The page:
APSECM, BEEP discuss Eco-Niwas Samhita for a comfortable living

The gross electricity consumption in residential buildings has been rising sharply over the years.
Harsh Thapar (File Photo |EPS)
Harsh Thapar (File Photo |EPS)

During the last week of August, a two-day workshop titled ‘Energy Efficiency in Residential Buildings’ was held in Vijayawada. It was jointly organised by the Bureau of Energy Efficiency (BEE), Andhra Pradesh State Energy Conservation Mission (APSECM) and Indo-Swiss Building Energy Efficiency Project (BEEP). These organisations had come together to discuss the implementation of India’s first Energy Conservation Building Code for Residential Buildings (ECBC-R), also called the Eco-Niwas Samhita 2018.

Below I share key points, all should know about the new ECBC-R. India is developing rapidly, and India’s Greenhouse Gas Emissions (GHG) growth trajectory will have a significant impact on the climate change outcomes of the world. While per capita energy consumption in India is low, compared to developed world, but it is our sheer population size and associated future demand, which makes energy efficiency important. As per BEE annual report 2017-18, about 37% of total energy use in India was by commercial (10.6%) and residential rector (26.4%), which is mostly in buildings. About 75% of total electricity use in buildings in India has been attributed to residential buildings only.

The gross electricity consumption in residential buildings has been rising sharply over the years. For instance, the consumption rose by more than 4 times in the last 20 years. Projections show this trend continuing.

Among the reasons cited, increased use of decentralised room based AC units in homes for better thermal comfort is an important reason contributing to this rapid increase. Much of Building Stock that will exist in 2030 in India is yet to be constructed. There is also a big push to build new residential units as per the Government of India ‘Housing for All by 2022’ initiative, and therefore there is a real risk of constructing less efficient building stock, which will make it difficult to meet India’s Intended Nationally Determined Contributions (INDCs) aim to reduce the emissions intensity of its gross domestic product (GDP) by 33 to 35 per cent by 2030 from the 2005 level (*ECBC-R) ECBC for commercial buildings was made mandatory in 2017 after a lengthy process. However, there was no equivalent to it for residential buildings till December 2018, when the ECBC-R was launched by the Ministry of Power. It is no doubt a significant step, which should have come much earlier.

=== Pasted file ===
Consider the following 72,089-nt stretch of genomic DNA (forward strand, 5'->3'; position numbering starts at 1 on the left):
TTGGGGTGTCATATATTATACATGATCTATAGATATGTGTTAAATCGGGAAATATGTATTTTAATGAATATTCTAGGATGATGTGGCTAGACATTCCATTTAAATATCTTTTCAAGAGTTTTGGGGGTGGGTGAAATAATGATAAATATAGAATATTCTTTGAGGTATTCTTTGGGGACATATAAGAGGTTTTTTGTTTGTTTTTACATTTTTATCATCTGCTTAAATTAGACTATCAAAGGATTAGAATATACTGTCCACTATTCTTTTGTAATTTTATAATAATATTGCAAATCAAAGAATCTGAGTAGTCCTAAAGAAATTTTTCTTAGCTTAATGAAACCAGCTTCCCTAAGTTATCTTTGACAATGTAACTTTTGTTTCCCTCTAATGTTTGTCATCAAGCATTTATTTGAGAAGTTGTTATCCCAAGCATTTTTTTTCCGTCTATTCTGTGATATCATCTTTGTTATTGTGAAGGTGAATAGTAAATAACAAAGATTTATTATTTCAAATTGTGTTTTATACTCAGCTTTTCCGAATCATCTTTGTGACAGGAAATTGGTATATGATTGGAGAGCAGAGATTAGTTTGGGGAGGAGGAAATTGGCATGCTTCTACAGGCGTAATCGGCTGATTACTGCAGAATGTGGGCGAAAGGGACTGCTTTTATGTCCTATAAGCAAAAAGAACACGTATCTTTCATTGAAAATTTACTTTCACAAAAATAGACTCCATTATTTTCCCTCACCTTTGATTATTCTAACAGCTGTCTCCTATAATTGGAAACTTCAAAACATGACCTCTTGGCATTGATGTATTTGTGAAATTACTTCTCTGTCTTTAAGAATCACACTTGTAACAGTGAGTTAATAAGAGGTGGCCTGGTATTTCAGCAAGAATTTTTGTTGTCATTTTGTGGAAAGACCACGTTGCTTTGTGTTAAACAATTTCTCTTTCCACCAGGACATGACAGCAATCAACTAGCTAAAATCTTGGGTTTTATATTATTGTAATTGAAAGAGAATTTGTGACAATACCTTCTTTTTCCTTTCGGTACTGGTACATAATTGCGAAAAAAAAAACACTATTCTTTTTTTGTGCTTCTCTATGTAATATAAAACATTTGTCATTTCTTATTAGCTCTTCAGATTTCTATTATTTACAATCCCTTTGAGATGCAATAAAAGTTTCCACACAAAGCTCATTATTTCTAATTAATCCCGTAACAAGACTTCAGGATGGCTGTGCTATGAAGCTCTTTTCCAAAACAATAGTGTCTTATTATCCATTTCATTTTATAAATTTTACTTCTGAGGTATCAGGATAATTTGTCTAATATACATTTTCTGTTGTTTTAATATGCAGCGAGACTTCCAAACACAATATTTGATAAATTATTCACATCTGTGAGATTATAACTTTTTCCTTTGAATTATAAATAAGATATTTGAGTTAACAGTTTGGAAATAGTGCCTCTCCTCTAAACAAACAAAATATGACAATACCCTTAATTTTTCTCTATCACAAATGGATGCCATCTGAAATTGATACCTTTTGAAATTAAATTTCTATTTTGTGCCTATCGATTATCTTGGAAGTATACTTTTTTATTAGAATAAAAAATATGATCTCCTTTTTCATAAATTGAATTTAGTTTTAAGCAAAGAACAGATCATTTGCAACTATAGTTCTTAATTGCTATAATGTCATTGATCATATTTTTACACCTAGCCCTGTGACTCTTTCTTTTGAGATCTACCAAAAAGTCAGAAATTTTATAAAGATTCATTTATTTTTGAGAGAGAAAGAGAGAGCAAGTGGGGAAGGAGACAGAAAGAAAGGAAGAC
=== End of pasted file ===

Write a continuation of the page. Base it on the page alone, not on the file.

What does ECBC-R include?

ECBC-R Part 1 deals solely with the design of the building envelopes as they have a major impact on energy consumption and occupant comfort. Main issues addressed therein are minimum requirements for ventilation, daylight and thermal transmittance. It aims to reduce heat gain and increase comfort for hot climates and decrease heat loss for the cold climates. Part 1 is presently released for the pilot implementation in Andhra Pradesh.
ECBC-R Part 2 deals with Electro-Mechano Systems of Residential Buildings like lifts, pumps, lighting, ceiling fans and appliances. It aims to promote energy efficient systems and appliances and is still under development.

ECBC-R is applicable to all residential buildings built on a plot area of ≥500 m2. However, States and municipal bodies may reduce the plot area based on the land size pattern existing locally, thus giving
some flexibility. The code is applicable for family dwellings, group housing, apartment complexes and residential parts of ‘mixed land-use projects’. Inns, clubs, motels, guesthouses, dormitories and
hotels are excluded from the application of this code. Further any commercial areas like club houses or gymnasiums located inside residential complexes will have to adhere to ECBC commercial code.

The ECBC-R is relevant for all the 5 climatic zones of India and designed for ease of compliance demonstration. The compliance must be demonstrated for 4 design aspects by using simplified calculations, which most building professionals with adequate information about the design, can attempt: Openable Window to Floor Area Ratio (Controls natural ventilation), Window/Non-Opaque Element Light Transmission Value (Controls daylight availability), Thermal Transmittance of Roof (Controls heat gain from roof) and Residential Envelope Transmittance Value for Hot Climates or Thermal Transmittance of Envelope for Cold Climates (Controls heat gain from envelope except roof).

Way forward
ECBC-R should be seen as a first step in many steps to come. BEE has forwarded Part 1 to all States. Each State has to find ways to implement it suitably to their context. To support this process, BEE
and BEEP have decided to focus on Rajasthan, Gujarat and Andhra Pradesh. In the context of AP, the government bodies like APSECM with VMC needs to test implement this code on select projects, fine tune, and eventually make it mandatory. One way to implement it may be to link it to the building approval process.

Without the need of carrying out advanced building simulations,ECBC-R document is an easy way forward to ensuring that your next residential building is more efficient, economical to operate and thermally more comfortable.

Harsh Thapar
is an architect and sustainability expert working at Foster and Partners, London. This article is written in his personal capacity. Email id: harshbuilds@yahoo.com
ECBC-R document available at:http://www.econiwas.com/

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